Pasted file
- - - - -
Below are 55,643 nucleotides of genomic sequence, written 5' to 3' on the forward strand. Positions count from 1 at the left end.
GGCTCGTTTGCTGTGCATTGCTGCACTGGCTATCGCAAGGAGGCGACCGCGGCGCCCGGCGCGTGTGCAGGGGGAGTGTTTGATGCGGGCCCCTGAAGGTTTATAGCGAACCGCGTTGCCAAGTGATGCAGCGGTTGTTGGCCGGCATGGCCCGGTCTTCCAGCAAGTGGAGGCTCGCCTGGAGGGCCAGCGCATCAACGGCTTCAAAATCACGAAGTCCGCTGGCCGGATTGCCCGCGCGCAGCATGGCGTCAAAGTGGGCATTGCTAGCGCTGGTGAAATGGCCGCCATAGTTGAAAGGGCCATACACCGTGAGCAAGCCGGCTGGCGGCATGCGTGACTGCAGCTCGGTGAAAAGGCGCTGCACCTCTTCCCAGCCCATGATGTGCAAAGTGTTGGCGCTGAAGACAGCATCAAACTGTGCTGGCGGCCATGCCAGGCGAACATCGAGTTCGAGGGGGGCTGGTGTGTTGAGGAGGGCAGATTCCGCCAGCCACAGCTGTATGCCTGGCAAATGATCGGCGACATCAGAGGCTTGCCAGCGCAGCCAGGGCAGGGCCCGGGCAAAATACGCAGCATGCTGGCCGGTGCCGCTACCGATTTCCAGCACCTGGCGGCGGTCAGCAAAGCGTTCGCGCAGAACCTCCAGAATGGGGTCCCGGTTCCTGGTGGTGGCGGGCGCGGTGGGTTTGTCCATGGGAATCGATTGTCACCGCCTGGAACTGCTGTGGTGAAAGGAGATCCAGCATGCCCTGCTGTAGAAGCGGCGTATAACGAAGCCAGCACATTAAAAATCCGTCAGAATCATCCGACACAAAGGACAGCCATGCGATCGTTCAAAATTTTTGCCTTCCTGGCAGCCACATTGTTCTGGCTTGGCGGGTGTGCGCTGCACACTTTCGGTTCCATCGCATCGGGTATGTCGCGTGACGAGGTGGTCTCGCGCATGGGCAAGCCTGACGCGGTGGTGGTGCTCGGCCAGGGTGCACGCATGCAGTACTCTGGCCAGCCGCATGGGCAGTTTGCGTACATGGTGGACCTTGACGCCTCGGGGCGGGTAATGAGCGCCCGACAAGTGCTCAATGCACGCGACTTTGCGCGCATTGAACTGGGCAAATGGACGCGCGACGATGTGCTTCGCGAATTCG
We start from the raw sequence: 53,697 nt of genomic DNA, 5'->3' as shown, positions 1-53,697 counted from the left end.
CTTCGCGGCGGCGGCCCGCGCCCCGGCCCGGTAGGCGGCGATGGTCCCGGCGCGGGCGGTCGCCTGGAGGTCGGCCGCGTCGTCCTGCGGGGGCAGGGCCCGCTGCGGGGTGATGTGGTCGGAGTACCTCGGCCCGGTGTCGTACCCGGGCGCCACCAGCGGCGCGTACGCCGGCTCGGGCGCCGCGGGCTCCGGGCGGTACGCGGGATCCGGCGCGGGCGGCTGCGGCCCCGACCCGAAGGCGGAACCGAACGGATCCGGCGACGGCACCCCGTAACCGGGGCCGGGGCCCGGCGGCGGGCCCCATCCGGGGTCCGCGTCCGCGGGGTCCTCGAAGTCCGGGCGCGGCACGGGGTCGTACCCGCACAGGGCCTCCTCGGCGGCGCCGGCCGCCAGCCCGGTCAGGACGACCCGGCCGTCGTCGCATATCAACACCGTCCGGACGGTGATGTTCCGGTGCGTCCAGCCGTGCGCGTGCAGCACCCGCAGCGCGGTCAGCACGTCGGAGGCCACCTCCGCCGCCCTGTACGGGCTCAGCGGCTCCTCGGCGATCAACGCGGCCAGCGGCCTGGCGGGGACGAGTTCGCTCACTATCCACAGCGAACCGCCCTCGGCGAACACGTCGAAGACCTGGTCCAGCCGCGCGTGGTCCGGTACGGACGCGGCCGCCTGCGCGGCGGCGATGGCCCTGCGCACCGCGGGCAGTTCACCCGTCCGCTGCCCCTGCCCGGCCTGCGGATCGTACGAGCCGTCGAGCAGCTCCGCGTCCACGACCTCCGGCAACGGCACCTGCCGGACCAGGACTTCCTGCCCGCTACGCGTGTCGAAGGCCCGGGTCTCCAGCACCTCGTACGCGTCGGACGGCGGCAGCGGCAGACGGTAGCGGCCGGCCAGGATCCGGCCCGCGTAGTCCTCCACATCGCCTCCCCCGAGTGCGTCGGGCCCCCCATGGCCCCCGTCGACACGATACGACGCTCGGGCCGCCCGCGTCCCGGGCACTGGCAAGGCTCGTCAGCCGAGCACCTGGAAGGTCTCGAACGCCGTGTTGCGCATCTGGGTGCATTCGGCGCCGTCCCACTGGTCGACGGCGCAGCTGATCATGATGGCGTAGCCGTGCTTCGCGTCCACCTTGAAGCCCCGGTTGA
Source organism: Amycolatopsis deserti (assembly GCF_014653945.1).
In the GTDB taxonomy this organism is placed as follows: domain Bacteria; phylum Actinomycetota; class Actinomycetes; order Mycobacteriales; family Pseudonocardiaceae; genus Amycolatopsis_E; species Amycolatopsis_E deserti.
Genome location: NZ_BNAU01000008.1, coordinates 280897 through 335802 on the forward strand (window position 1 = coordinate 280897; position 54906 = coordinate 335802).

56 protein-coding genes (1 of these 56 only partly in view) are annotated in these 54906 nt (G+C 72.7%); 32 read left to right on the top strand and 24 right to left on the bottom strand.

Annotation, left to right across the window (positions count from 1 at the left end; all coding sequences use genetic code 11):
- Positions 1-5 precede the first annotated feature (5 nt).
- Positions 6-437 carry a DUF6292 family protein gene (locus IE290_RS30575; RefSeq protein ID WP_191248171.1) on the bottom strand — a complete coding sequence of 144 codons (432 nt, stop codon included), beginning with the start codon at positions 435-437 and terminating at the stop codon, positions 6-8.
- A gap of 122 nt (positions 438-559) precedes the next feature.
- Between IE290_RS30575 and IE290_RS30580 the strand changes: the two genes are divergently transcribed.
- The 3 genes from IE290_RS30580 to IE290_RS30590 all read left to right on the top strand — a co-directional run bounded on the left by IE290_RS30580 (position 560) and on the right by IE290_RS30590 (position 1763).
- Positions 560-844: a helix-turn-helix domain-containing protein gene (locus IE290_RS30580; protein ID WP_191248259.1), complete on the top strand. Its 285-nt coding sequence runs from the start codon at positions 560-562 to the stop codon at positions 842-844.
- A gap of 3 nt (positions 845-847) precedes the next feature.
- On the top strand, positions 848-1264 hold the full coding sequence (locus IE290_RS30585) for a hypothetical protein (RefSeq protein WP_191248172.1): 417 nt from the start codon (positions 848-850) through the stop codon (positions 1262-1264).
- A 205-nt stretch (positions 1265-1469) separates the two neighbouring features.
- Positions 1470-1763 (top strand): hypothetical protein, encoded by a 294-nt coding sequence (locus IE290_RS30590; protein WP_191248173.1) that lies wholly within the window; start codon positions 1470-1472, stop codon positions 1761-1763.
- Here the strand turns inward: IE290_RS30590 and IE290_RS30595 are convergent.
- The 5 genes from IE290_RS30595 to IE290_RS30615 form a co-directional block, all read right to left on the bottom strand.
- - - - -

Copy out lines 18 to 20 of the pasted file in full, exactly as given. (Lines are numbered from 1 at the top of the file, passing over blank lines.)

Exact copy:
- A 205-nt stretch (positions 1265-1469) separates the two neighbouring features.
- Positions 1470-1763 (top strand): hypothetical protein, encoded by a 294-nt coding sequence (locus IE290_RS30590; protein WP_191248173.1) that lies wholly within the window; start codon positions 1470-1472, stop codon positions 1761-1763.
- Here the strand turns inward: IE290_RS30590 and IE290_RS30595 are convergent.